Customers utilize the service through the main platform while having limited interaction with employees. The company’s website features a “Resources” section that includes reports and “guides” that provide information on all aspects of using its service. The site also has a “KnowledgeBase” section with answers to frequently asked questions.
That said, there is a personal assistance component in the form of e-mail support, and an “Experts Directory” through which customers can identify a local professional to assist them with tasks such as creating a custom project for their business.
MailChimp’s business model entails maintaining a robust cloud platform for its clients. The platform includes its website and suite of mobile apps.
MailChimp maintains partnerships with hundreds of web service providers through which its clients can integrate with the providers’ services in order to conduct various tasks. Examples of these tasks include creating targeted campaigns, sending back-in-stock messaging, and automating product follow-ups. The partnerships, called “integrations”, fall into four categories:
- eCommerce – These integrations enable clients to track visitors, obtain order information, and pass it back to their MailChimp accounts.
- CRM – These integrations enable clients to sync their customer data between their Customer Relationship Management (CRM) software and MailChimp.
- Social – These integrations enable clients to grow their lists, share their content, and advertise to their subscribers on their desired social networks.
- WordPress – These plug-ins enable clients to add a MailChimp sign-up form and track visitor activity to their sites, among other features.
MailChimp’s main resource is its proprietary software platform, which serves over 12 million people. It depends on its technology employees to maintain and update the platform and its customer service staff members to provide support.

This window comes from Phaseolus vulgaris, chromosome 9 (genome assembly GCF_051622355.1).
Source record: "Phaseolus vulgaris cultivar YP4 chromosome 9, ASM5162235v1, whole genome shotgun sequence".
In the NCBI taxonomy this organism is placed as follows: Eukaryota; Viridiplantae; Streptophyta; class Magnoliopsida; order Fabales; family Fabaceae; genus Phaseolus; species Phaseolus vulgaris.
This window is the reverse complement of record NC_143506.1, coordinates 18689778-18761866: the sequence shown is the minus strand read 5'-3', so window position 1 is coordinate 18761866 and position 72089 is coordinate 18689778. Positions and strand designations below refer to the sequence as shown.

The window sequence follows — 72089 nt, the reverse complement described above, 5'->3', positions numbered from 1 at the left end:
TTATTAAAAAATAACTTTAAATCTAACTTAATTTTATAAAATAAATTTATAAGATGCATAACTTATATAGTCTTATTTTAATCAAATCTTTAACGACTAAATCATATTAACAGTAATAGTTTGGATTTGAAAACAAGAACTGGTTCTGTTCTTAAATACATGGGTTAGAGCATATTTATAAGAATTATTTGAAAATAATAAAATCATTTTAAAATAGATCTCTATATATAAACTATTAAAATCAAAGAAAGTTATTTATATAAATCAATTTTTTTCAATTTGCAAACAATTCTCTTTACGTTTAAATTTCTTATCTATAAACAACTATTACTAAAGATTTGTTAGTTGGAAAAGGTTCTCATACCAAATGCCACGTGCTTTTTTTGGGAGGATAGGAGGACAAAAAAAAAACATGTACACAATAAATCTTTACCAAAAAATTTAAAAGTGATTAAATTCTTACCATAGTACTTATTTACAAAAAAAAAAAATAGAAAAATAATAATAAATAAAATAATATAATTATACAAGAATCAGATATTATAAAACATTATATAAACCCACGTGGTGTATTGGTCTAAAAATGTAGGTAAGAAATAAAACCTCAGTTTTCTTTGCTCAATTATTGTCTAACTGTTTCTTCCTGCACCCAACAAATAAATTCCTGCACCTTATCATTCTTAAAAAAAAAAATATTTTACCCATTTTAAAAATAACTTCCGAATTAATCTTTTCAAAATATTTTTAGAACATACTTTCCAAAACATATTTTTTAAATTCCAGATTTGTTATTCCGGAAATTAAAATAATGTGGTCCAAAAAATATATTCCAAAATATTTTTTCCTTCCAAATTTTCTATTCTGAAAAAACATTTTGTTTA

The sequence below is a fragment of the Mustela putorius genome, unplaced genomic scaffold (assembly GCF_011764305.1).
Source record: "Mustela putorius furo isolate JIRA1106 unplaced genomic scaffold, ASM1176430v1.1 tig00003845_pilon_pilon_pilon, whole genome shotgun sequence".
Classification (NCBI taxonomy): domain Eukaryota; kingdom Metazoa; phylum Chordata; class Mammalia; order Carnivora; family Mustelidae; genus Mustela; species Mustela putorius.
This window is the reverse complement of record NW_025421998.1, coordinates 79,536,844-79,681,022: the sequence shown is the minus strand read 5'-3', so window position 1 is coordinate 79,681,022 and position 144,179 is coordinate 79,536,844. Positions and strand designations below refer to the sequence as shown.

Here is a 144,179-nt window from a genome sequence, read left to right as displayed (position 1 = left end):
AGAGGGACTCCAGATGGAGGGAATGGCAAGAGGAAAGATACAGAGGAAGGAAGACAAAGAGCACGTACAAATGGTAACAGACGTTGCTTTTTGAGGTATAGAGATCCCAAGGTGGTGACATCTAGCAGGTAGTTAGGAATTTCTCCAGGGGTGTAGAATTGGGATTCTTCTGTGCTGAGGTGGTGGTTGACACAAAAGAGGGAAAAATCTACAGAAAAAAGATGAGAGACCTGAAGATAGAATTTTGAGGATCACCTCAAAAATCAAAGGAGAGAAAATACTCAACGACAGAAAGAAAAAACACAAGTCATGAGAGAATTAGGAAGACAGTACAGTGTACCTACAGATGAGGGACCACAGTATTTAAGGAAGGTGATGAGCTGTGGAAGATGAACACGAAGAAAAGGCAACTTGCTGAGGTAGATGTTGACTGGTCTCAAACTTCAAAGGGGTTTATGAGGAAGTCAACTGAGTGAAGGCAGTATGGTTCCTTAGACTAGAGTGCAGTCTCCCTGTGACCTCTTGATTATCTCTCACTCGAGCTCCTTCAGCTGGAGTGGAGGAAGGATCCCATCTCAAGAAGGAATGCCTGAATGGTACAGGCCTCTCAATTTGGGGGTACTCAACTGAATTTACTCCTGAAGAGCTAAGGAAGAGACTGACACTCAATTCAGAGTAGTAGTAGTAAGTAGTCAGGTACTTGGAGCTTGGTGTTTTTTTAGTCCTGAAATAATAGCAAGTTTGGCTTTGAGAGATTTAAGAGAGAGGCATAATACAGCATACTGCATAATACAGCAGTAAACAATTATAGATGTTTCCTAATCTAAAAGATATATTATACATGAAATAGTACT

MailChimp has a cost-driven structure, aiming to minimize expenses through significant automation and low-price value propositions.
Its biggest cost driver is likely sales/marketing, a fixed cost. Other major drivers are in the areas of customer support/operations and administration, both fixed costs.
MailChimp has one revenue stream: revenues generated from the subscription fees charged for monthly access to its software-as-a-service platform. It maintains three subscription plans:
- Starting Up – Free; serves up to 2,000 subscribers with a limit of 12,000 e-mails per month.
- Clients can add more features for as little as $10 per month.
- Growing Business – Pricing starts at $25 per month; serves 2,000+subscribers. Specific features include marketing automation, targeting/segmentation, A/B testing, and team collaboration.
- Pro Marketer – Pricing starts at $25 per month, with an additional $199 Pro subscription charge; serves 2,000+ subscribers. Specific features include those offered in the Growing Business plan, as well as enterprise-level features such as comparative campaign reporting and multivariate testing.
info: Ben Chestnut earned a Bachelor’s degree in Industrial Design at Georgia Institute of Technology. He previously served as Co-Founder and CEO of The Rocket Science Group and as Manager of the Web Team at Cox Interactive Media.
info: Dan Kurzius previously served as a support agent at MailChimp, as Owner of The Rocket Science Group, and as a Webmaster at Cox Interactive Media. As a web application developer he specializes in UNIX (LAMP) and client-side scripting technologies.
info: Farrah Kennedy previously served as Vice President of Support at MailChimp, as a General Manager at Franchise Gator, as Head of Customer Service at Paychex, and as Director of Operations at Newhomesdirect.com. She manages MailChimp‘s operations teams.
info: Marti Wolf received a Bachelor’s degree in Social Work at Texas Christian University. She previously served as Director of Human Resources at MailChimp, as an HR Manager at EzGov, and as an Account Executive at Paychex. She oversees MailChimp’s HR teams.